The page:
who: Rachel Cummings, Caltech
when: 12:00pm Thursday, 3/17
generous sponsor: Yahoo!
(Joint work with Katrina Ligett, Kobbi Nissim, Aaron Roth, and Steven Zhiwei Wu)
The traditional notion of generalization --- i.e., learning a hypothesis whose empirical error is close to its true error --- is surprisingly brittle. As has recently been noted [DFH+15b], even if several algorithms have this guarantee in isolation, the guarantee need not hold if the algorithms are composed adaptively. In this paper, we study three notions of generalization ---increasing in strength--- that are robust to post-processing and amenable to adaptive composition, and examine the relationships between them. We call the weakest such notion Robust Generalization. A second, intermediate, notion is the stability guarantee known as differential privacy. The strongest guarantee we consider we call Perfect Generalization. We prove that every hypothesis class that is PAC learnable is also PAC learnable in a robustly generalizing fashion, albeit with an exponential blowup in sample complexity. We conjecture that a stronger version of this theorem also holds that avoids any blowup in sample complexity (and, in fact, it would, subject to a longstanding conjecture [LW86, War03]). It was previously known that differentially private algorithms satisfy robust generalization. In this paper, we show that robust generalization is a strictly weaker concept, and that there is a learning task that can be carried out subject to robust generalization guarantees, yet cannot be carried out subject to differential privacy, answering an open question of [DFH+15a]. We also show that perfect generalization is a strictly stronger guarantee than differential privacy, but that, nevertheless, many learning tasks can be carried out subject to the guarantees of perfect generalization.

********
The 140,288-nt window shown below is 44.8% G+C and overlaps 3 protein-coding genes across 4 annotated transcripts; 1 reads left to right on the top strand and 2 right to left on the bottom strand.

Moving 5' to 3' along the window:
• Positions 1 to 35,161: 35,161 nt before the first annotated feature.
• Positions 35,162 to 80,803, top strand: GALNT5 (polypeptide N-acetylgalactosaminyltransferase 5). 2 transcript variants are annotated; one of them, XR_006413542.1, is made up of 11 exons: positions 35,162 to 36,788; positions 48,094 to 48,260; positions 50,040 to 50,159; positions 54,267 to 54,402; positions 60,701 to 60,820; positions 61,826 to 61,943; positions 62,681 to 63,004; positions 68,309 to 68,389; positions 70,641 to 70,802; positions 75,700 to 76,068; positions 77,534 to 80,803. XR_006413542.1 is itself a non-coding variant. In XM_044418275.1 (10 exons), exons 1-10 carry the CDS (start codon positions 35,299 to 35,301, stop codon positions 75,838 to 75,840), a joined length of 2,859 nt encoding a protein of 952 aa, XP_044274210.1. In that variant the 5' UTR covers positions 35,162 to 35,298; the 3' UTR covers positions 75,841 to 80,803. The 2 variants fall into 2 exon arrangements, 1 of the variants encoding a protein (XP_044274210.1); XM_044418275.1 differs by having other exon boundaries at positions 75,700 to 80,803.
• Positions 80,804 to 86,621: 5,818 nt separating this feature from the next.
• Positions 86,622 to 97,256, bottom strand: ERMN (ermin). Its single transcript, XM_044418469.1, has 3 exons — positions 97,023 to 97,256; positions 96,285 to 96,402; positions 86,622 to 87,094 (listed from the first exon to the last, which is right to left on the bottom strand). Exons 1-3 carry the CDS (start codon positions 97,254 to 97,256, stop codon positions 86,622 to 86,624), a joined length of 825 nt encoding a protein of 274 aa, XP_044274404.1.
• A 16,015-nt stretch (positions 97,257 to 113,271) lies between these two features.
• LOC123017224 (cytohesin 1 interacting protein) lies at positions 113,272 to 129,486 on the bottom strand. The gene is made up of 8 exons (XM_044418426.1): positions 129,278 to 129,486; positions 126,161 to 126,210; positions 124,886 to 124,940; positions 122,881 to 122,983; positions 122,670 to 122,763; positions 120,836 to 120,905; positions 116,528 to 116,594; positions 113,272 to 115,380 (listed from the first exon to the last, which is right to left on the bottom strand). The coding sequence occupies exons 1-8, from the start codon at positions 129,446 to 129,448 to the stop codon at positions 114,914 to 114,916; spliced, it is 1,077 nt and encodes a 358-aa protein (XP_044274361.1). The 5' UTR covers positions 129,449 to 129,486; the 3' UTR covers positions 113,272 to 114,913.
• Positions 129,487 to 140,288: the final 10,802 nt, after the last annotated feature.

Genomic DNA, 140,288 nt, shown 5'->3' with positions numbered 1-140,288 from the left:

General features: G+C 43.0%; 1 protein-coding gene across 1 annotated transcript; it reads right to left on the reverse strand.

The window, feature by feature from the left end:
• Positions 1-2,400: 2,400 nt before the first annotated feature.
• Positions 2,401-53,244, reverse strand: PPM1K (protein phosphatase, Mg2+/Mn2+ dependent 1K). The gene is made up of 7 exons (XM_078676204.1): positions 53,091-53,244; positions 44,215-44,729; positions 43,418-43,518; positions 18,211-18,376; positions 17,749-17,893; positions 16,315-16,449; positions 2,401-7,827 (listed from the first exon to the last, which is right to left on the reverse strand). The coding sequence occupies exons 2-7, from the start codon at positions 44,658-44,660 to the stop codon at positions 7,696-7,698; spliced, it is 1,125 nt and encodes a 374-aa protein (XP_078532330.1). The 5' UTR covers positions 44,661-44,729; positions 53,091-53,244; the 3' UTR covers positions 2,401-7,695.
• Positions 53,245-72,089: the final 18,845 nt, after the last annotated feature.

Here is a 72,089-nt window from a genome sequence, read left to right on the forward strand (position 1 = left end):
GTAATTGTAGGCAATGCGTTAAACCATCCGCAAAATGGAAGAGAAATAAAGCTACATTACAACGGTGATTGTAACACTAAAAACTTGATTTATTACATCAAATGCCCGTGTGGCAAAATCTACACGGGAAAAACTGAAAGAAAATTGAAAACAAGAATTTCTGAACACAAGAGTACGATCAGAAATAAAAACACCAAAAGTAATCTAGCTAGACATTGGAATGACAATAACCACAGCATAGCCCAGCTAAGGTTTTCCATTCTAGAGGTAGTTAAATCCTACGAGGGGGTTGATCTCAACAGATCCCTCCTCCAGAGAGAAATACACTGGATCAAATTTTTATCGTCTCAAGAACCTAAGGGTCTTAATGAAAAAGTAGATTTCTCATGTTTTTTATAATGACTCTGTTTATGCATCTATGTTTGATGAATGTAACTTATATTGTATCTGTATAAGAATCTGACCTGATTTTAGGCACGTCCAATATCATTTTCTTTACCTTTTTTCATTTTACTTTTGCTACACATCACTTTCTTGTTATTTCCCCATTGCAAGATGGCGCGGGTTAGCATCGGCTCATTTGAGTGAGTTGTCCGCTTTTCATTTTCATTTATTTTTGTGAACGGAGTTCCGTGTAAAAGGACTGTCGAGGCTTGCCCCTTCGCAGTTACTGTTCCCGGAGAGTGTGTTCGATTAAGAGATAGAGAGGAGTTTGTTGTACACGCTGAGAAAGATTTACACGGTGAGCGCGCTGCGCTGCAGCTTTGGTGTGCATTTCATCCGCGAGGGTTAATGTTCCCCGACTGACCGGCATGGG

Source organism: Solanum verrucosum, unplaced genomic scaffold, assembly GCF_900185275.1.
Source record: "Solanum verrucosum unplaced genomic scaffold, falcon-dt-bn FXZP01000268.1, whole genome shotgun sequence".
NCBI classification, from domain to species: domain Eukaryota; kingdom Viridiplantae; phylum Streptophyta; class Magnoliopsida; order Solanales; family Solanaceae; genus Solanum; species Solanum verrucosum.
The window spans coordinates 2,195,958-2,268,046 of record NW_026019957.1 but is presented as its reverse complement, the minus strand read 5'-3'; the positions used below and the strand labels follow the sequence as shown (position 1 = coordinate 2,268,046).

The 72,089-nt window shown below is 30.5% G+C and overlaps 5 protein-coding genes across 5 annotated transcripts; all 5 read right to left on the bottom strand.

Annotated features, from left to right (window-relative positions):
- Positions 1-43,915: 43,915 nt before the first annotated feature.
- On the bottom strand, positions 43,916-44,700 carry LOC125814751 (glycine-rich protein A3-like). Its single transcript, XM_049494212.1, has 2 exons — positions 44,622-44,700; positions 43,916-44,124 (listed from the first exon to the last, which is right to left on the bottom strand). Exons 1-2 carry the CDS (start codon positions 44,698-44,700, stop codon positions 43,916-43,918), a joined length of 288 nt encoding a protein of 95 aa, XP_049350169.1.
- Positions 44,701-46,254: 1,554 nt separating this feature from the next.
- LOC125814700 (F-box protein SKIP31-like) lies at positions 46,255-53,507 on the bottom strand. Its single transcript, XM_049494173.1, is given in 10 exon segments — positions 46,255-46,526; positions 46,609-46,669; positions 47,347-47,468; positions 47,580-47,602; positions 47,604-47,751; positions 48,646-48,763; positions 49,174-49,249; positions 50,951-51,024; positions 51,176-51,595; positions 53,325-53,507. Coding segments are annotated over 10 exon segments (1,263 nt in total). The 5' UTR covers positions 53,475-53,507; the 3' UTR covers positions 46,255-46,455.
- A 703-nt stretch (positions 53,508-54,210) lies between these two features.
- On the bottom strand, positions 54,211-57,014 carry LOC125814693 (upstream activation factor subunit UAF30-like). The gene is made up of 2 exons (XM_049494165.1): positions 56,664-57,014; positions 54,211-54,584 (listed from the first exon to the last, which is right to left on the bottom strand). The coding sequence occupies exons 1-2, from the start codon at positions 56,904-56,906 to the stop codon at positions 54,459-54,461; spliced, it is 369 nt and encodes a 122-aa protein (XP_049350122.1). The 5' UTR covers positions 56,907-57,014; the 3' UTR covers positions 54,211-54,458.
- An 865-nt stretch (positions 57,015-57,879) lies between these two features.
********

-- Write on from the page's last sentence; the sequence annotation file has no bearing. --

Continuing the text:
Rachel Cummings is a Ph.D. candidate in Computing and Mathematical Sciences at the California Institute of Technology. She received her B.A. degrees in Mathematics and Economics from the University of Southern California and her M.S. degree in Computer Science from Northwestern University. Her research interests lie in the intersection of computer science and economics, specifically problems surrounding algorithmic game theory, data privacy, and learning theory. She won the Best Paper Award at DISC 2014, and she is the recipient of a Simons Award for Graduate Students in Theoretical Computer Science.